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Even in the safety of their home, there are many risky places a child or teenager can visit online. This can be due to the content they see, who they come into contact with, and personal information they share.
Rapid developments in technology mean that most Australian children are introduced to the Internet before they even start school, and by the time they are teenagers, 78% of young Australians are regularly online and 80% are using a smartphone.
By age 15-17, nearly all Australian adolescents access the Internet for personal use on a weekly basis, and they are particularly likely to visit social networking sites (e.g. Facebook, Instagram, Tumblr, YouTube).
While cyberspace offers many advantages, including opportunities for learning, socialisation and entertainment, young people are at risk of making poor decisions about the information they access and share online. This can include personally identifying material (e.g. school, phone number, address) and inappropriate or provocative content including images.
Young people may underestimate the risks of sharing such information online, particularly with strangers, and they may not realise how difficult it is to remove something from the Internet once it has been posted.
Cyberbullying is an issue of particular concern to young people and their families Feedback from 30,000 children and teenagers has informed our researchers that cyberbullying causes a great deal of humiliation and harm, particularly when embarrassing images or videos are shared online. Cyberbullying has a lasting effect on young people's self-esteem and mental health. They may nevertheless avoid telling their parents about such experiences, due to fear that their access to the Internet and mobile devices will be taken away.
Young people's involvement in sexting, the sharing of sexually explicit material, is also concerning. While it's illegal in WA to possess, transmit or store nude photos of a person aged under 16, there is evidence that sexting is increasing in prevalence and beginning at increasingly younger ages. About a quarter of teenagers are believed to have sent nude or semi-nude images or videos of themselves via an electronic medium.
When such behaviours come to the attention of parents, schools, peers and the authorities, there can be serious social, academic and legal consequences. Young people should be aware that child pornography charges can be laid even if all those involved gave their consent.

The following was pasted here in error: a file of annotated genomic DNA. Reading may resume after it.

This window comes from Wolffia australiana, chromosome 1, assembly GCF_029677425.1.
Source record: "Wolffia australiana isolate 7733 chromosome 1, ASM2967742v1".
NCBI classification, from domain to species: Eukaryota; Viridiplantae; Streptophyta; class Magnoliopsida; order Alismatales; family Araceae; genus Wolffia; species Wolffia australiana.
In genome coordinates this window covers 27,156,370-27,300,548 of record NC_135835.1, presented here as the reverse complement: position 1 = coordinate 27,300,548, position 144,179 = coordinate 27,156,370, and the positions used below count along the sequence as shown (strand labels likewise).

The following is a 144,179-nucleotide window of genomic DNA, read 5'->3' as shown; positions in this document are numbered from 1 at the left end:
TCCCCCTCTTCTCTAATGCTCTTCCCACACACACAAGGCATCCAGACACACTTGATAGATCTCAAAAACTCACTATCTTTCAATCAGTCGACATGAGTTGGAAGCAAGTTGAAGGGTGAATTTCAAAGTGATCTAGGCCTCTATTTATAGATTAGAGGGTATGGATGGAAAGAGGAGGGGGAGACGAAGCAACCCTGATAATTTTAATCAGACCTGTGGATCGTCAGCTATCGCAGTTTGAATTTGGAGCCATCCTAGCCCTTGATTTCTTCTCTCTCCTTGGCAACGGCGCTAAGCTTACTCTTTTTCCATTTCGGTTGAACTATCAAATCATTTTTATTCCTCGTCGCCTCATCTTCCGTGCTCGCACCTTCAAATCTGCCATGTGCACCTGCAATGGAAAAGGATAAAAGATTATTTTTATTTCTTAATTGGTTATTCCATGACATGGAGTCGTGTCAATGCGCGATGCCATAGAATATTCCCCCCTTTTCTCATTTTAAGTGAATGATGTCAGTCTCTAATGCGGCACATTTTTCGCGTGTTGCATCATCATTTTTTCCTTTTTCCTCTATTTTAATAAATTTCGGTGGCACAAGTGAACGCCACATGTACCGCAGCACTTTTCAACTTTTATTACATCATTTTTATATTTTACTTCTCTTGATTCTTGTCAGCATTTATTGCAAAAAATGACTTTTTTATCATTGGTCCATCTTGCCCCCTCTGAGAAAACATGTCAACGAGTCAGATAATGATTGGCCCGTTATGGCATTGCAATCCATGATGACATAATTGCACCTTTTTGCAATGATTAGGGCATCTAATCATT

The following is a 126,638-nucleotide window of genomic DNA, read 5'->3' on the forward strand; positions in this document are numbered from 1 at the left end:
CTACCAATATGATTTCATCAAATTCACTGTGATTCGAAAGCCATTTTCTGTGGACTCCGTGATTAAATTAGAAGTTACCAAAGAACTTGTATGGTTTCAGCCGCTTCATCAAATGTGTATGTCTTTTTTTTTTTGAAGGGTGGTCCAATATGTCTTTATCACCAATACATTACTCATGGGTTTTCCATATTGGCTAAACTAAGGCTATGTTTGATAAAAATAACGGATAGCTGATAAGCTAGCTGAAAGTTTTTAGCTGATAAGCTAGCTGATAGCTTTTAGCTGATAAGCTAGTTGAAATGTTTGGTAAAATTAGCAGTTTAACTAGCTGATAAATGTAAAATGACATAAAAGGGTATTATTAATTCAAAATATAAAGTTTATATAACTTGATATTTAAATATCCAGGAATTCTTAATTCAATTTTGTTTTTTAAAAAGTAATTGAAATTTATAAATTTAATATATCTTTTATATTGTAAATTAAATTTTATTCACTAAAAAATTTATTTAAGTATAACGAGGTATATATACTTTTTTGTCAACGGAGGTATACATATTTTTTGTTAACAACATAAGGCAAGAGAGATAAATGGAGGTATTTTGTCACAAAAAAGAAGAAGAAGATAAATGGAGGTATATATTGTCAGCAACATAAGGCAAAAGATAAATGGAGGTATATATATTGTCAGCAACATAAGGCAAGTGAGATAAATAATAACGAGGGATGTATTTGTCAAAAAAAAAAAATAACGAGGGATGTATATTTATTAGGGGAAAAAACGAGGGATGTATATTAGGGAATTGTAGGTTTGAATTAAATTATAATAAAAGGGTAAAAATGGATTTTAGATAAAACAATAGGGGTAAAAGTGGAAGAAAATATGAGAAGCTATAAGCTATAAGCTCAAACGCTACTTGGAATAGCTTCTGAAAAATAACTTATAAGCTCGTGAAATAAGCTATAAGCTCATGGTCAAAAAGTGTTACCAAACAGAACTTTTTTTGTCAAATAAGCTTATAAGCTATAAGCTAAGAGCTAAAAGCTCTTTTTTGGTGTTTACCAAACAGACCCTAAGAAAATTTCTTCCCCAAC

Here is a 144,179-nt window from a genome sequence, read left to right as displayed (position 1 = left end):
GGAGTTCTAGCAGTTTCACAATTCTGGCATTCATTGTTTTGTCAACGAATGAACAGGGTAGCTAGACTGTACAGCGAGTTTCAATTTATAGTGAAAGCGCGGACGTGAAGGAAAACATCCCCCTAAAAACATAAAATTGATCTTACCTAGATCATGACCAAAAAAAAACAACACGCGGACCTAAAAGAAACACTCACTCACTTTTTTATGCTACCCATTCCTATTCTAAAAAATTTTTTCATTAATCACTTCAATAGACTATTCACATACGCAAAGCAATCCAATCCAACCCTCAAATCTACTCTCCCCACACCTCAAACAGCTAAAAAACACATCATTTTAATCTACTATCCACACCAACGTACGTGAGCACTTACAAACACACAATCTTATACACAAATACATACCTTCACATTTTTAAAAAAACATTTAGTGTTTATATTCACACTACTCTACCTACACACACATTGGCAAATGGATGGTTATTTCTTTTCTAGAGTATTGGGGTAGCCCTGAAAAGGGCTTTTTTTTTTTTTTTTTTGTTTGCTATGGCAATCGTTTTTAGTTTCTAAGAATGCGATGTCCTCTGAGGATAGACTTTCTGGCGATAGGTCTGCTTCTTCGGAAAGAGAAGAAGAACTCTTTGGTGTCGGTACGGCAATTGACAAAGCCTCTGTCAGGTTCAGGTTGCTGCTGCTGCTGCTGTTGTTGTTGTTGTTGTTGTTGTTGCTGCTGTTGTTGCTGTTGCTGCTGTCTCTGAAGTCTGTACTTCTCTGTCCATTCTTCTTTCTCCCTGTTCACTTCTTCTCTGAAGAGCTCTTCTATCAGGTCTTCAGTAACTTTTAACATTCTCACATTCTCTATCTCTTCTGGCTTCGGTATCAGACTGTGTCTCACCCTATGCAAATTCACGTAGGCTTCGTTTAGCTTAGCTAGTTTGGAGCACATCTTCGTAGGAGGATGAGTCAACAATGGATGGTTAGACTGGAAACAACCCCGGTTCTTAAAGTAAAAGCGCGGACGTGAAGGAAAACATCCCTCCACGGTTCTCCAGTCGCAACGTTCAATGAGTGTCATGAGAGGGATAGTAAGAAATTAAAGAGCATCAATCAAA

What can parents do to keep kids safe online?
Parents can help to prevent harm by reminding their daughters and sons of the potential social, academic, employment and legal implications of posting inappropriate material of themselves or others online.
Some suggestions for keeping children and teens safe online are:
Encourage children to use technology in positive ways (e.g. learning, supporting others)
Encourage children to set strong passwords and not to share them
Place devices in communal areas so you can keep an eye on your child's activity
Don't allow your children to use mobile devices in bedrooms, particularly after bedtime
Learn about social media and encourage your children to show you how to use them
Know where your children are going online and who they are talking to
Google your child's name every two months, and encourage them to do the same
Make a written agreement with your child about online behaviours that are acceptable and unacceptable.
* Reports can be made directly to the Australian Federal Police about abuse or illegal activity online using the online child sex exploitation form. Parents can also click on the Report Abuse button on the ThinkuKnow website
Our research impact
Our researchers are working to empower children to use technology more positively, to prevent problems and harms from arising.
A three-year partnership between Telethon Kids and Bankwest has led to the development of Beacon, a personalised, evidence-based cyber safety app.
Beacon is designed specifically for parents as an individually tailored one-stop-shop source of reliable, trustworthy information about digital risks and threats facing kids such as online grooming, cyber bullying and stalking. It personalises content for parents with alerts to the latest cutting-edge information and strategies, tailored to match family profiles based on children’s ages, areas of interest and devices.